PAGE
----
EJToday: Top Headlines
EJToday is SEJ's selection of new and outstanding stories on environmental topics in print and on the air, updated every weekday. SEJ also offers a free e-mailed digest of the day's EJToday postings, called SEJ-beat. SEJ members are subscribed automatically, but may opt out here. Non-members may subscribe here. EJToday is also available via RSS feed. Please see Editorial Guidelines for EJToday content.
"COLUMBIA, S.C. — Groundwater at a large landfill in lower Richland County, S.C., continues to show signs of harmful pollution, despite more than a decade of cleanup efforts."
"As Miami prepares to dredge its port to accommodate supersize freighters, environmentalists are making a last-ditch effort to protect threatened coral reefs and acres of sea grass that they say would be destroyed by the expansion."
"South Florida’s lakes, marshes and rivers pump fresh, crystal clear water across the state like veins carry blood through the body. But cities along South Florida’s coast are running out of water as drinking wells are taken over by the sea."
"Nearly 1,600 children age 5 and younger live close enough to an airport in Brevard County to be at risk from leaded gasoline used by small piston planes and helicopters."
"The paper mill lnked to a substantial fish kill in the Pearl River system cautiously admitted responsibility Wednesday, as the trail of dead fish reached Lake Pontchartrain and a reservoir near Jackson, Miss., was opened in an attempt to flush the pollutants out.
"The Obama administration on Thursday will pump $100 million into a little-known program that is going a long way toward redefining Everglades restoration.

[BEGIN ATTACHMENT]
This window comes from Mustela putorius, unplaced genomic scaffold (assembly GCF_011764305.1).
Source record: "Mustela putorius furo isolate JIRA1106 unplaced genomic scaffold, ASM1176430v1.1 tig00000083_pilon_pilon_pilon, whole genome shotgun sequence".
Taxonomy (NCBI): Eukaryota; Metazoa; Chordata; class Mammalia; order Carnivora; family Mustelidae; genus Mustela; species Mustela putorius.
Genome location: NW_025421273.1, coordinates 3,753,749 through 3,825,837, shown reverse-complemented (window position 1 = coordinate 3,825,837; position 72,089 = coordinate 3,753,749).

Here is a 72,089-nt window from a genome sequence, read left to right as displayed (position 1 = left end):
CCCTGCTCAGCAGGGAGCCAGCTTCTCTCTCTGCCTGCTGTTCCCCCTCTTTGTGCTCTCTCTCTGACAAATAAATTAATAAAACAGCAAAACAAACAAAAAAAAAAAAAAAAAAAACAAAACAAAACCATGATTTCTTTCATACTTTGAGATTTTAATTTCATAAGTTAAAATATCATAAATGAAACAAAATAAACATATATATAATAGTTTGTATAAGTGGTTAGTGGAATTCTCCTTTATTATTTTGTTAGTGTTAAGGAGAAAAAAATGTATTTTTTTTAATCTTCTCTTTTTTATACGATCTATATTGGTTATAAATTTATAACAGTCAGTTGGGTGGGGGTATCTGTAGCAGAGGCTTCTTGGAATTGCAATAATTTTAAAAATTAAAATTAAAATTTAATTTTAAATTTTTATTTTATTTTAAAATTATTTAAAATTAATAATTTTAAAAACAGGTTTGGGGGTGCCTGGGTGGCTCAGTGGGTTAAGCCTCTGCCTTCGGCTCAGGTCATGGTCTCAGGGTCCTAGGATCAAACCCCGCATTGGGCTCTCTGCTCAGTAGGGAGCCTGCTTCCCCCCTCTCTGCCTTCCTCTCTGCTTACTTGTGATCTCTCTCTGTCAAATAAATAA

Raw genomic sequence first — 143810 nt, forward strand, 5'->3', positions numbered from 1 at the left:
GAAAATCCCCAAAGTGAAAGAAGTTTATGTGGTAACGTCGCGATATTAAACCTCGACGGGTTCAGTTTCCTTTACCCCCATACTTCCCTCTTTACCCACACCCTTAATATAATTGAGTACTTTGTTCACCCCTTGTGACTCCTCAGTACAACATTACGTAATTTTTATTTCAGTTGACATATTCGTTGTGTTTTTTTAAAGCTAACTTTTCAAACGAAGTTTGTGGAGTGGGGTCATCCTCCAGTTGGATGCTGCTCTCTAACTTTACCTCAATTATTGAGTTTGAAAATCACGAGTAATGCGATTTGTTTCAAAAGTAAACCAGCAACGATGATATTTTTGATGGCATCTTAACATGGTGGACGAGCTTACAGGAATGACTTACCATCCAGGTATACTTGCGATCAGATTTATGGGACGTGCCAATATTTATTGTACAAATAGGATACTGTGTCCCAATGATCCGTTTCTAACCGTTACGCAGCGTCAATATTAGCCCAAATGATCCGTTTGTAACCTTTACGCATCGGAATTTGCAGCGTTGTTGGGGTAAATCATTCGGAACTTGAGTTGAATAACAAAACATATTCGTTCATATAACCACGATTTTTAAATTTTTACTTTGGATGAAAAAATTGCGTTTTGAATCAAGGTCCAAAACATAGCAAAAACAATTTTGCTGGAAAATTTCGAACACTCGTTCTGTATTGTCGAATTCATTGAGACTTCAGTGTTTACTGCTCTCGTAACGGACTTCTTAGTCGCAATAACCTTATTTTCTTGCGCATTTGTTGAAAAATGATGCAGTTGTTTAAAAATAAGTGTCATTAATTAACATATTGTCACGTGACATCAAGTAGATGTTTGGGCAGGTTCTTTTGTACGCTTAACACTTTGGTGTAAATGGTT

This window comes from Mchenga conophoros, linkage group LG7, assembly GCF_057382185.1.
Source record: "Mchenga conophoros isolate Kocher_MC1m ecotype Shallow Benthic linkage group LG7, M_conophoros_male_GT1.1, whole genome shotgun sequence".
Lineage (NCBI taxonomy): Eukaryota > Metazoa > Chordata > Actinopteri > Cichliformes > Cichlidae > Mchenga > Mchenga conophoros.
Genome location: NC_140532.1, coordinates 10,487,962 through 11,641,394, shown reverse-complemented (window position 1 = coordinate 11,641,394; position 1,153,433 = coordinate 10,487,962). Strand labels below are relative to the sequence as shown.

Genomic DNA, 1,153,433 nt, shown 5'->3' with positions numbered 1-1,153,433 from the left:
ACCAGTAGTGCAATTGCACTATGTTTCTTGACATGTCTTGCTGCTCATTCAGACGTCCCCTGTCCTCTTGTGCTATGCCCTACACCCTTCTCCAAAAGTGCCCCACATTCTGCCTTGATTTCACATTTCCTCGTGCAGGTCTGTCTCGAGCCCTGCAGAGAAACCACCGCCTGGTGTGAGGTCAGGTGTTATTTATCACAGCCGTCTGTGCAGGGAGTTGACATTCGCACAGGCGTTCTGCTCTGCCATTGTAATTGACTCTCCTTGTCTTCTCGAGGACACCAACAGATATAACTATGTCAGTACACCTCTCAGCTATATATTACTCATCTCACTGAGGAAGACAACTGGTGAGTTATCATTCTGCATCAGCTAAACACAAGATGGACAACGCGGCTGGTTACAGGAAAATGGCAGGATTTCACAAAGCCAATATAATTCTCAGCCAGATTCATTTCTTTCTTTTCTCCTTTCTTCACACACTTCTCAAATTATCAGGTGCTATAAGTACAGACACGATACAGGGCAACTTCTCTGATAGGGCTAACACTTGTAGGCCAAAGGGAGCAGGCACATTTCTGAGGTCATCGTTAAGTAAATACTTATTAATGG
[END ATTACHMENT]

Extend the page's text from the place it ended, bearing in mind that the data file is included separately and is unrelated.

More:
The money won’t go to build reservoirs. It will go to ranchers.
"A federal appeals court [Tuesday] struck down a challenge filed by the Florida Department of Agriculture and several chemical companies and upheld a clean water settlement between the U.S. Environmental Protection Agency and conservation groups."
"Mossville Louisiana sits in the shadow of 14 petrochemical refineries. When residents felt the US Government wasn’t protecting their right to a healthy environment, they reached past the American regulators, legislators and courts to take their case to the highest human rights court in the western hemisphere."
"Arkansas regulators are expected Tuesday to order the closure of some underground storage facilities that natural-gas drillers use to dispose of contaminated water because of concerns they are causing earthquakes."
"Two months before completion of a health risk study on Velsicol pollution in South Chattanooga, state regulators say the company doesn't need to do any more cleanup but should put a deeper layer of dirt on its former pesticide and herbicide manufacturing site on Central Avenue."
"Everybody knows what the tea party members oppose. High taxes. Big government. Obama's health care plan. High-speed rail. Now, for at least some local tea party members, there's one more to add: manatee protection."
"The 1,300-acre, man-made [Gaillard Island off Alabama's Gulf coast] is hosting more than 50,000 birds this summer as nesting pairs gather to raise babies. That number would be considered high in any year, but it's a particularly surprising sight a year after oil from the BP spill fouled surrounding waters."
"A federal appeals court handed Georgia an enormous victory in long-running, tri-state water litigation yesterday, overturning a decision by a federal judge that could have sharply curtailed the availability of water in Atlanta beginning next summer."
"The Kentucky coal industry's compliance with U.S. surface mining regulations dropped sharply from 2008 to 2010, while the environmental impact of the violations has worsened, federal records show."
"During an audit last year, federal authorities found an industrial plant had flushed pollutants into Columbia’s sewer system without making sure the contaminants were at legal levels."